In summary of the workshop in dealing with adversity and living up to your dreams, Mohammed urged the audience not to live an ordinary life. He went on to end the section with the statement “Don’t just exist, live” explaining that he has a bucket list and every year he adds 5 things to this list to complete before he dies. Mohammed told the audience that he reminds himself of this bucket list daily, continually adding and stroking off goals once completed.

Packed room for this special event!
Packed room for this special event!

The second section of the workshop began with Mohammed explaining the reasons why humour is important in order to catch the audience’s attention, maintain audience engagement, and how humour can often help in delivering an important message. He spoke about his basic rules of comedy, different types of humour, and the benefits and pitfalls of each. He then demonstrated his skills with a very humourous prepared speech in which he recounted an aeroplane journey where he changed his seat multiple times and encountered new issues each time, intertwining a message at the end; that we should take control of our lives and actively change our circumstances if we are unhappy.

Thanking our guest and the audience for an amazing event!
Thanking our guest and the audience for an amazing event!

Overall Mohamed’s two workshops were very inspiring and included excellent practical advice on humorous speech making, goal setting, positive thinking and how to lead extraordinary lives.

Refreshments for the break kindly provided by Savse Smoothies.
Amazing refreshments for the break were kindly provided by Savse Smoothies.

We would like to thanks to Savse for the smoothies and Warren Sheng for the photographs!

Past meetings Toastmasters International

A Meeting Full of Proverbs – April 19th

Stephen was toastmaster for the evening, with the theme of proverbs for the meeting and he had a team to assist him to ensure the smooth running of the meeting. Terry fulfilled the duty of timekeeper and Sergeant At Arms. Andy was grammarian and Eleanor H was harkmaster imparting the quote to summarise the purpose of her role “if speaking is silver then listening is gold”.

Stephen as Toastmaster, with the theme of proverbs
Stephen as Toastmaster, with the theme of proverbs

There were four prepared speeches during the first half and impromtu speaking during the second half of the meeting. Fahad fulfilled the role of Table Topics Master, and keeping with the theme of proverbs he provided each volunteer with a proverb from different parts of the World for each speaker to focus on.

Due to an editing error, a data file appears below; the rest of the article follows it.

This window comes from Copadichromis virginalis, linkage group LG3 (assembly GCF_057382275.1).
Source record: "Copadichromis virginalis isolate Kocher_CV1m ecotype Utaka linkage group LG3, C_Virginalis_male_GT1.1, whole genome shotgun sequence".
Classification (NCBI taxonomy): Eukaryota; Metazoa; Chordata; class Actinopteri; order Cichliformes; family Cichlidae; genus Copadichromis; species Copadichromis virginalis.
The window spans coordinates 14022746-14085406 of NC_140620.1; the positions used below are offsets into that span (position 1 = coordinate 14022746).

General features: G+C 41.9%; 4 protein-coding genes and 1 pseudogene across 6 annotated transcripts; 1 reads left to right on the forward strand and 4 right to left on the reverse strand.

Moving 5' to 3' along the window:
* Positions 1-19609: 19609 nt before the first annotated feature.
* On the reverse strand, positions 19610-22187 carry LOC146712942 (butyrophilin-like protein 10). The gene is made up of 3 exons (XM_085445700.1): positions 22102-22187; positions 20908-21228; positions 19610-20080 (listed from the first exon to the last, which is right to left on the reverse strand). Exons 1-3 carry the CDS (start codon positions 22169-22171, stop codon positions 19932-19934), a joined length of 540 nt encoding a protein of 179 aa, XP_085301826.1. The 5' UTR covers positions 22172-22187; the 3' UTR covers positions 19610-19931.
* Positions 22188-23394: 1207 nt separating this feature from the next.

Fahad using the theme of proverbs from around the World as Table Topic subjects
Fahad using the theme of proverbs from around the World as Table Topic subjects

First speaker was Eleanor H delivering her icebreaker. She explained how she has added spontaneity to her life by travelling and setting aside one day a month to do something unplanned. Eleanor H cited the advantages of putting yourself in situations that don’t feel comfortable in order to learn about oneself, resisting our human desire for stability and structure.

Nuala delivered her speech five from the Toastmaster’s competent communicator manual. Speech five focuses on eye contact, posture and body language. During her speech she told the story of the first time she made a poached egg for a family friend when they came to visit.

Eleanor G delivering her speech about tears

Eleanor G delivered a well researched speech on the topic of tears, and crying. She explained how crying is often a reflection of society and one’s environment. The research touched on many aspects of the act of crying; interestingly studies show that people cry more frequently in warmer climates and affluent countries such as America and Australia.  

Prateek began his speech lying on the floor describing a time when he felt the fight or flight response. His speech outlined the survival instinct of humans explaining the effects of stress hormones. He made the point that the brain can’t always differentiate from a real threat or a perceived threat. Often the stress hormone in our body reacts similarly to a stressful situation, for example, giving a speech as our body would react to a life threatening event.

Join us on Tuesday 26th of April for our next meeting